Santa Monica tries to catch up with e-scooters

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**Following the airing of this program, the Santa Monica City Council approved a pilot program, due to begin Sept. 17, that caps the number of scooters allowed in the city. It allows two competing electric scooter companies and two electric bike companies to operate in the city, with a “dynamic” cap on the number of scooters and bikes each company is allowed to deploy. The program also imposes higher permitting fees, r equires vendors to increase the availability of helmets for riders at the time of use  and mandates more stringent rules that, if broken, would result in the rental company losing its permit to operate in the city.**

Ever since Bird scooters took flight in Santa Monica in the fall of 2017, they have ruffled feathers, won devoted customers and earned huge amounts of VC investment.

Now competing dockless e-scooter companies are entering the space, such as those from Lime, which also makes dockless bikes.

All this has municipalities rushing to figure out what to do with a new technology that offers a popular, clean alternative to the car but has outpaced the city’s transit planning and upended its control of public space.

Some cities, the tech capital of San Francisco included, have nixed e-scooters altogether while they figure out who should get permits. Others have embraced them, no strings attached.

The City of Santa Monica, where the dockless e-scooter took off, is looking for a third way.

Tonight City Council will consider implementing a “Pilot Program for Shared Mobility Devices.”

This would allow three companies to each put a maximum of 500 scooters on the road, and mandate minimum operating requirements for maintenance, education, safety, customer service, and data sharing. So what is the goal exactly?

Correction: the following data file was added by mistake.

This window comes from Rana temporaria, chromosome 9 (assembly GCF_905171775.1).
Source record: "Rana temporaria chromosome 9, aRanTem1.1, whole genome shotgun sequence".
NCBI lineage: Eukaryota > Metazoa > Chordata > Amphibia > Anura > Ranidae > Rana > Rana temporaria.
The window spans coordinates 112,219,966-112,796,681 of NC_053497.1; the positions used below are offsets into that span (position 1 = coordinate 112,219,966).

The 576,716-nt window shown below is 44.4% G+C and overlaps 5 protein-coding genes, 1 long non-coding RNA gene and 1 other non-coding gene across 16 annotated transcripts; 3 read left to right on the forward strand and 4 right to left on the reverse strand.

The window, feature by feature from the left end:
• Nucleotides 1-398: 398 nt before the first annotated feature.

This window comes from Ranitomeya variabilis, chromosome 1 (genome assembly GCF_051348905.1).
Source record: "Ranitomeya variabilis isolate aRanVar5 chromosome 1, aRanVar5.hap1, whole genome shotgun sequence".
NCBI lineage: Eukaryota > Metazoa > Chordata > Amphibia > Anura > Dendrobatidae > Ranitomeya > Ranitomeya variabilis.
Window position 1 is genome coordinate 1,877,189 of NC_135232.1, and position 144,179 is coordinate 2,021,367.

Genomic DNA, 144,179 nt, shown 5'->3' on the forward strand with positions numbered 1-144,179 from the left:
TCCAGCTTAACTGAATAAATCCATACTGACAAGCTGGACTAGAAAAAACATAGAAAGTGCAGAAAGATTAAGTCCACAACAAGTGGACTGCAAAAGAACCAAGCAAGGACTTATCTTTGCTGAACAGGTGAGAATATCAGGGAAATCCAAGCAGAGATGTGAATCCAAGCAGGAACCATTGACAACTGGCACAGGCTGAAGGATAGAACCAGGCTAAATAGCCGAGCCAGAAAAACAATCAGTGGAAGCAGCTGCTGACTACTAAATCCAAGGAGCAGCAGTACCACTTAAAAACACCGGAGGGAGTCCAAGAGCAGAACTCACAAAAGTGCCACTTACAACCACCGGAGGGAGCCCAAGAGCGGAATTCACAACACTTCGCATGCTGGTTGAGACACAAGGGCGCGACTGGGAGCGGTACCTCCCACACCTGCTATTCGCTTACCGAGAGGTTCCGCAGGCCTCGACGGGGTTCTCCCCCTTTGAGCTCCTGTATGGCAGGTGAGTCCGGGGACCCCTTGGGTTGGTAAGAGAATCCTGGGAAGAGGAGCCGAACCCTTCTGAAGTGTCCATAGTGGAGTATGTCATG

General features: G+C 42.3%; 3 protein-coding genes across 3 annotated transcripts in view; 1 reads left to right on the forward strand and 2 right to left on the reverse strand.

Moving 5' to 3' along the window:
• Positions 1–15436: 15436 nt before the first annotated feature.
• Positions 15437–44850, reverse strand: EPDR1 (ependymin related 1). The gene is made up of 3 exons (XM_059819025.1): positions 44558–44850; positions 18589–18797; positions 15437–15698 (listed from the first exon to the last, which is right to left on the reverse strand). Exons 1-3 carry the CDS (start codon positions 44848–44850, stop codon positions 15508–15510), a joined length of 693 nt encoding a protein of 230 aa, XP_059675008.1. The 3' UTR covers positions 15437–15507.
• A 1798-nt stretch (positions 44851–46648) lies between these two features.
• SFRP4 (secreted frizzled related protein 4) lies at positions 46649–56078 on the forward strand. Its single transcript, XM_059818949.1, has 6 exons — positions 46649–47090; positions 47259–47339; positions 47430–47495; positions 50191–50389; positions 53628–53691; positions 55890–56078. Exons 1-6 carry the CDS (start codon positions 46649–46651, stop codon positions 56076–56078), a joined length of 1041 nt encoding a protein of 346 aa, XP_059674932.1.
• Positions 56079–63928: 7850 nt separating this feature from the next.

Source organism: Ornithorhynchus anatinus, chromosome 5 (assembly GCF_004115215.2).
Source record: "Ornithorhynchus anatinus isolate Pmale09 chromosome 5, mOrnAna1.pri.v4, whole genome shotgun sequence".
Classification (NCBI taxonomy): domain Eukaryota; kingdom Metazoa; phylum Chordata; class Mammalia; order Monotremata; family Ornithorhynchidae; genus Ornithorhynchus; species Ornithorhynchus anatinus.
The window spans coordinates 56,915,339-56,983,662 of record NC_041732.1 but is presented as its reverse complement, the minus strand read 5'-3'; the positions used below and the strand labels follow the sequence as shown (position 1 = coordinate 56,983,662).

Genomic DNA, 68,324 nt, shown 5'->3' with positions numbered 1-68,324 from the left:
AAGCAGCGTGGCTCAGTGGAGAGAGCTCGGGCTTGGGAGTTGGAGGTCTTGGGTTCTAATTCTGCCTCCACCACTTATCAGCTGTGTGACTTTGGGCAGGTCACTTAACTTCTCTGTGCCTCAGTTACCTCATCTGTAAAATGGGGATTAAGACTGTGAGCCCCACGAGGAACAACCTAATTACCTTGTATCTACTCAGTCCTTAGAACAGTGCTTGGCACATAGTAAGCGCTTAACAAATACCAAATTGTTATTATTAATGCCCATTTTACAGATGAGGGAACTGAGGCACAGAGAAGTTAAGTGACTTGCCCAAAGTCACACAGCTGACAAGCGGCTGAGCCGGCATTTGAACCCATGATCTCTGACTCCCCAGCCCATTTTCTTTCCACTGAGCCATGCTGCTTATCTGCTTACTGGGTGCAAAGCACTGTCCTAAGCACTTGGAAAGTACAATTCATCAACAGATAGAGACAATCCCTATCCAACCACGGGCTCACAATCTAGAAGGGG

“Our goal is to find multiple partners to test out different solutions and to see what the differences are,” says Francie Stefan, mobility manager for the city of Santa Monica.

She adds, “there are few times we've seen devices taken up so quickly by so many people. And if it provides a mobility option and a relief for people we would like to support it as long as we can manage some of the safety concerns and make sure that it's good neighbors for even those people who aren't interested in riding.”

Bird, however, objects to the 500 number cap being proposed by the city of Santa Monica, saying this limits the availability of their scooters, and defeats the goal of being a first-mile, last-mile solution. The company has organized a rally later today to protest.

Meanwhile, the newcomer Lime says that while it has some concerns too about this cap, it stands ready to work with the city.

While this pilot program is being considered, Bird and Lime scooters still operate.

So is this pilot program intended to clip Bird’s wings?

Gleam Davis, Santa Monica’s Mayor Pro Tempore, says that is not the goal. Rather, she says, “I think what we need to do is let them spread their wings. But we need to make sure that all dockless mobility devices are operated in a way that is conducive to a shared mobility vision where you have automobiles, dockless mobility, skateboards, all sorts of devices that people are using to move around, and it's all being done in a safe manner.”

The latest version Lime-S dockless electric scooter, designed in collaboration with Segway, has hit the roads in Santa Monica. Photo by Frances Anderton.